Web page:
Mutual fund investments work best over the long term because assets need time to grow, and over a longer period of time, volatility in the markets tend to get smoothed out. That is why we advocate looking at the performance of a mutual fund scheme over a period of at least five years before deciding to invest in them. You can look at their performance over a longer period of time if you wish, but we have taken an optimum period of five years. Once invested, you should review the performance every year.
Let us, therefore, look at the top 10 best-performing funds over the last five years based on parameters such as their returns over the last five years, fund manager’s track record and investment strategy, etc.
We have segregated the mutual fund schemes into equity funds, tax-saving funds and debt funds. These are the 3 most popular categories of mutual funds.
All the schemes are the top-performing funds in their category and the returns generated over five years are higher than the benchmark. As expected, the mid-cap and small-cap funds have given better returns compared to the large-caps since over the last five years there was quite a big rally in the small-cap and mid-cap sector.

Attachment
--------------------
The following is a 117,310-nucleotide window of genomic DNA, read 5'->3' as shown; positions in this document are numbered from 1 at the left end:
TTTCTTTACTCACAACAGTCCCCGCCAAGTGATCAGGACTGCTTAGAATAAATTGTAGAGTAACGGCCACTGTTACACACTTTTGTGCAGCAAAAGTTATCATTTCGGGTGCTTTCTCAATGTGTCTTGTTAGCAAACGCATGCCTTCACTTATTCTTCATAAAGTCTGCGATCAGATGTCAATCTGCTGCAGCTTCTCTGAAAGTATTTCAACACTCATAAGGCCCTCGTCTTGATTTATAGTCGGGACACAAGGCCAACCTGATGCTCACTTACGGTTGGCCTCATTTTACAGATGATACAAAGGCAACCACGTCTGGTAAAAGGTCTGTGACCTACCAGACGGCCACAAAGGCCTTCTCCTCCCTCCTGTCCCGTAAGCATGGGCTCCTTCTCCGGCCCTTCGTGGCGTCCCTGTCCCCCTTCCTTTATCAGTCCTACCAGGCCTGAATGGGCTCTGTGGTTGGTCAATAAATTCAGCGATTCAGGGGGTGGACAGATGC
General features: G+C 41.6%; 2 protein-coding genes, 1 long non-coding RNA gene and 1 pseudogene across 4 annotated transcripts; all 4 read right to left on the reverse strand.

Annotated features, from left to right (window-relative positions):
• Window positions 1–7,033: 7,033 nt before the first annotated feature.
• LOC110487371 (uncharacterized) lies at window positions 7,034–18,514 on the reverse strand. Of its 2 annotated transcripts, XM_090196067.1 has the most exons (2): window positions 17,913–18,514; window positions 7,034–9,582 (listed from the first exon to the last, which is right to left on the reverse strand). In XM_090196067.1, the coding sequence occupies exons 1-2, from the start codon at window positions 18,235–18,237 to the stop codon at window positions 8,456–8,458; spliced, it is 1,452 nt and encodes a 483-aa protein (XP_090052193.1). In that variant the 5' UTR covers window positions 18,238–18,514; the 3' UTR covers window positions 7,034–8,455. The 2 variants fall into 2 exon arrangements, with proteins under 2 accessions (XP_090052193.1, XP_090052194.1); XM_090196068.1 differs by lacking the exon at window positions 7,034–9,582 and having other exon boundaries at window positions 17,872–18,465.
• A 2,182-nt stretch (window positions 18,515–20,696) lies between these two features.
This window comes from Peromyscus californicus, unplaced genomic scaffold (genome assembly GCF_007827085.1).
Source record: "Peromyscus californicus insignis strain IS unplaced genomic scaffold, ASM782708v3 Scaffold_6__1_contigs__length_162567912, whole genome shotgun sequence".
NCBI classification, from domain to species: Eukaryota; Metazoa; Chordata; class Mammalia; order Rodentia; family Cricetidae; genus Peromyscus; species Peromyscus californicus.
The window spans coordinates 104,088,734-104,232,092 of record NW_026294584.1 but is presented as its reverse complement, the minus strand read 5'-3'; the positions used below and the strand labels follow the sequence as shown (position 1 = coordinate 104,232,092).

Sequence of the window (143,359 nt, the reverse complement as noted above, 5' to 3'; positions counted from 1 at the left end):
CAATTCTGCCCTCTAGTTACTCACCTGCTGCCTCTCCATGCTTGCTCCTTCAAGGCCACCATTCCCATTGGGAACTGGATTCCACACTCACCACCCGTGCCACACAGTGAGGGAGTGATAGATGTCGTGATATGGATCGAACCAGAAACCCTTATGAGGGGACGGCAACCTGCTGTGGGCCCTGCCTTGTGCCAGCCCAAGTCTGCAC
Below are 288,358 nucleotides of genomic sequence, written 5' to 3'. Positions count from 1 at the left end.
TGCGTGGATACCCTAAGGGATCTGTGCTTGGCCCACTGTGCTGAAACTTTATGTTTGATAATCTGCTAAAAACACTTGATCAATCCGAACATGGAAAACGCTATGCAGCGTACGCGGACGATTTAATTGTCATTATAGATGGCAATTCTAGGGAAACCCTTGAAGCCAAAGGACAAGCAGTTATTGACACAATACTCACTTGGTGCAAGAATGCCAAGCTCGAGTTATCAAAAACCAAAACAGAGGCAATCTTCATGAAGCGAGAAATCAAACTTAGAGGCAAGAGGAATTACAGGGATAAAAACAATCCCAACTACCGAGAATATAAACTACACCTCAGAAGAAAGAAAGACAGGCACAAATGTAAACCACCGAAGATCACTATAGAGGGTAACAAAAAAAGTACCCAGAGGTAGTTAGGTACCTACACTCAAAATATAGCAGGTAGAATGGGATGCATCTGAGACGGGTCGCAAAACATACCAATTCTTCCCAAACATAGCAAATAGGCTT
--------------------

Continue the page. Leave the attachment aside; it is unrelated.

Investors need to understand that compared to large caps, small and mid-cap companies can grow faster but there is also a higher risk associated with them. When investing in the schemes that we have listed above, investors should spread their investments across the schemes so that their risk is diversified. Small-cap funds perform better over the long term and, therefore, investors need to look at at least a 10 to 15-year horizon when investing in such schemes. Invest small amounts every month in these schemes in order to average out your costs.
Tax-saving funds or equity-linked savings schemes have a lock-in of 3 years, provide tax benefit under Section 80C of the Income Tax Act and investors need to factor this in when making their investments in such schemes. This means that these schemes cannot be redeemed for a period of three years from the date of investment. The positive side of this is it allows for the assets to grow.
Compared to equity funds, debt fund returns will be lower, but they are much more stable – depending of course on the securities in which the schemes have invested.
The scheme from Franklin that we have chosen above invests in low-duration securities. Low-duration debt funds invest in securities which have maturities from a year to three years. The interest risk in short-term funds are much lower compared to long-term debt funds. Investors who are averse to risk can invest in such schemes.
The second scheme in our universe is a money market fund that invests in short-term securities of up to a year. This is ideal for cash management and parking surplus funds in the short term.